To my shame, I’ve never fully loved oysters. It’s the foodie equivalent of a hardcore fashionista saying ‘whatever’ to Alexander McQueen. Over the years, I’ve gone from ‘bleurgh’ through take ’em or leave ’em to an uneasy truce with the slippery bivalves. Until now.
travelling round Etang de Thau in the Hérault region of the Languedoc, a vast
inland lagoon. Its curious makeup – salt water stirred by fresh water from
chalk hills – makes this area France’s leading producer of the finest
Crassostrea gigas and Ostrea edulis. Our base is the hotel apartment complex
and spa, Port Rive Gauche in
Marseillan; our exquisitely decorated suite draws gasps of furious envy when I
post a snap of it on Twitter. From our sunny terrace, we can make out the
beginning of miles and miles of the peculiar oyster tables.
It’s at Le Glacier, an endearingly
under-designed joint (hello, anaglypta), that I meet my life-changing bivalve.
Called a Spéciale Tarbouriech, or Pink Diamond, it’s entirely unique to the
eponymous producer, spending half its time basking in the sun and half
submerged in the water. The large, lacy shell is edged with blush pink and its
flavour is a revelation: sweet, oceanic, outrageously fresh, leaving in its
wake a memory of the sea with subtle notes of hazelnut. We also learn to eat
the connective tissue between shell and mollusc, la membrane, an extra little
treat like a mini scallop. Who knew?
hungover – look, the crisp, fragrant local picpoul de pinet is too seductive –
we’re not entirely up for a visit to Marseillan’s most famous native, venerable
vermouth company Noilly Prat. Maybe it’s
something to do with the fragrant aromas – unusually, barrels of wine are left
in the open to absorb the salty air by osmosis – or maybe it’s the salty air
itself, but we soon feel quite perky. Is it wrong to be necking cocktails,
expertly mixed by Jean-Louis Mastoro, the twinkly Maître de Chai
(cellarmaster), in the building’s VIP bar at ten in the morning? The
deceptively innocuous little number is made with Noilly Prat Ambre, a sexy,
honey-hued speciality only available here and nowhere else in the world. Guess
what we’re taking home?
spend all your time pottering along the town’s little creek, where restaurants,
cafés and bars populated by outrageously chic, platinum-helmeted and
scarlet-lipped mesdames line the quayside. Our favourite is La Taverne du Port, which functions as
local hangout, wine shop, oyster bar and truffle purveyor. A son of the owning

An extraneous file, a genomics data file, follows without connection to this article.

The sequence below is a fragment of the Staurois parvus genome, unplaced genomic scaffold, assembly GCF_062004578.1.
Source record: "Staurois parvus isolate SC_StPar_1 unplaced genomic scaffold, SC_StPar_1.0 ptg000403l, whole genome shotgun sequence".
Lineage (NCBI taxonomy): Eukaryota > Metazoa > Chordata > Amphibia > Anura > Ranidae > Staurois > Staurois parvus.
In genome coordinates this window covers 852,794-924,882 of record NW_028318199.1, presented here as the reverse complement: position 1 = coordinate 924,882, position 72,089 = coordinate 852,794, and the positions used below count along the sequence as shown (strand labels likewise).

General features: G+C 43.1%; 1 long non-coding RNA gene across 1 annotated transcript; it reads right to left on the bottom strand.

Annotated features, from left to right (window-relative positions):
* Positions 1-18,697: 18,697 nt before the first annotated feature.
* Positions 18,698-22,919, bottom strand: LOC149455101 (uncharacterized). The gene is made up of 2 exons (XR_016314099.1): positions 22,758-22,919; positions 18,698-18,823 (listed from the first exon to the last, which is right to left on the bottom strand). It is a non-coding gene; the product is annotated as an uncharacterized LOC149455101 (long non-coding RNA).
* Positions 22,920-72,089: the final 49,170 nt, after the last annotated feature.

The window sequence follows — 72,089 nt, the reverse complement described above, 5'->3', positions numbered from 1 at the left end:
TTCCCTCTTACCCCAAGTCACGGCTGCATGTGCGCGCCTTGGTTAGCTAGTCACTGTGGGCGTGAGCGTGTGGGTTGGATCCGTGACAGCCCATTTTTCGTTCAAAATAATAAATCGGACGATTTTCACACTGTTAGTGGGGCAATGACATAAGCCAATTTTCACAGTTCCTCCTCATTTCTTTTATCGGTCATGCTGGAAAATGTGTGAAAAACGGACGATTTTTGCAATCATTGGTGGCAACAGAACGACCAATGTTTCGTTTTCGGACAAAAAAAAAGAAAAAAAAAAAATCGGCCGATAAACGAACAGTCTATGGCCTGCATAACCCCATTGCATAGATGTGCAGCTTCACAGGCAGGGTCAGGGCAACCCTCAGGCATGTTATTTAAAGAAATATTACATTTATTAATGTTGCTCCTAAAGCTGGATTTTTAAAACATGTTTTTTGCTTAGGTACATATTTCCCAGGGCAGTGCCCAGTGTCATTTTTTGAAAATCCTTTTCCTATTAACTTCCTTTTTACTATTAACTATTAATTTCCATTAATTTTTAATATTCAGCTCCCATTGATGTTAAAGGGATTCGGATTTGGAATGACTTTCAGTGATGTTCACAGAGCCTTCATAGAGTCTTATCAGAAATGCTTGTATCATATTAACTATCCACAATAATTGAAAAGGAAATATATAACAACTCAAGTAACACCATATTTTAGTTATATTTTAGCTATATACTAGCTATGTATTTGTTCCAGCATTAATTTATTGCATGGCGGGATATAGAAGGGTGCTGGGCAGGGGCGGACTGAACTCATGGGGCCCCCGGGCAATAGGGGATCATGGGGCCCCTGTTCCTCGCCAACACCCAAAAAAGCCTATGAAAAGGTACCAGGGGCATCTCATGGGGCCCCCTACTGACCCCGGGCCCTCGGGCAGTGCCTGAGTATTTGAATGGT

family, Bruno Henri, is its linchpin, waxing lyrical about his extensive stock:
everything from local biodynamic wines and recherché whiffy cheeses to uncommon
just down the road, is the heart of the ostreiculture industry. We drive past
vineyard after vineyard, all specialising in picpoul; the wine and shellfish
industries work together to ensure a splendidly symbiotic pairing. The place is
awash with oystermongers producing and selling the shellfish – from shack to
sophisticated restaurant; we choose Les Jardins de la Mer (Avenue Louis Tudesq,
34140 Bouzigues; 00 33 4 67 78 33 23) because of its vine branch-burning open
oven and astonishing view over oyster flats stained almost burgundy by the
deepening sunset. Teeny, whiskery brown shrimp, vast platters of fruits de mer,
whole fish pleasingly scorched on the embers: simple stuff, simply served.
the other side of the lagoon, is often called the Venice of the Languedoc, its
broad avenues interlaced with canals. Our lunch here isn’t a happy affair:
overcooked fish bizarrely accessorised by soggy quinoa and dishes randomly set
on fire for some kind of theatrical effect. We were hoping for the native
bourride (fish stew), but that’s clearly so last century. The oysters? Blameless,
but it would be outrageous if they weren’t. I’m not going to name and shame;
oh, ok then: Au Bord du Canal. Seems that the days when you could be assured of
a good meal anywhere in France are no more.
night sees us back in Marseillan, in Delicatessen (4 Place Général Guillaut; 00
33 4 67 77 38 93) a funky, flea-market-furnished joint. There’s a handsome dog
holding court at one of the tables while his equally handsome owner serves
dinner. The blackboard menu is short and lovely: oysters (but you guessed that,
didn’t you?), leek velouté, bone marrow dressed simply with fat flakes of sel
de Guérande, eel from the lagoon, beef cheek and tail in meaty red wine, a
towering burger topped with stinky cheese. Wine is decanted into old Ricard
water bottles and sloshed into beakers; the suspiciously cheap ‘bill’ is
scrawled on your table. Forget the peach drapery, improbable tableware and
shiny trousers of the town’s ‘posh’ places – yes, La Table d’Emilie, I do mean
you – this is the provincial France of all our fantasies.
The article 'Postcard from Etang de Thau, France' was published in partnership with BBC Olive magazine.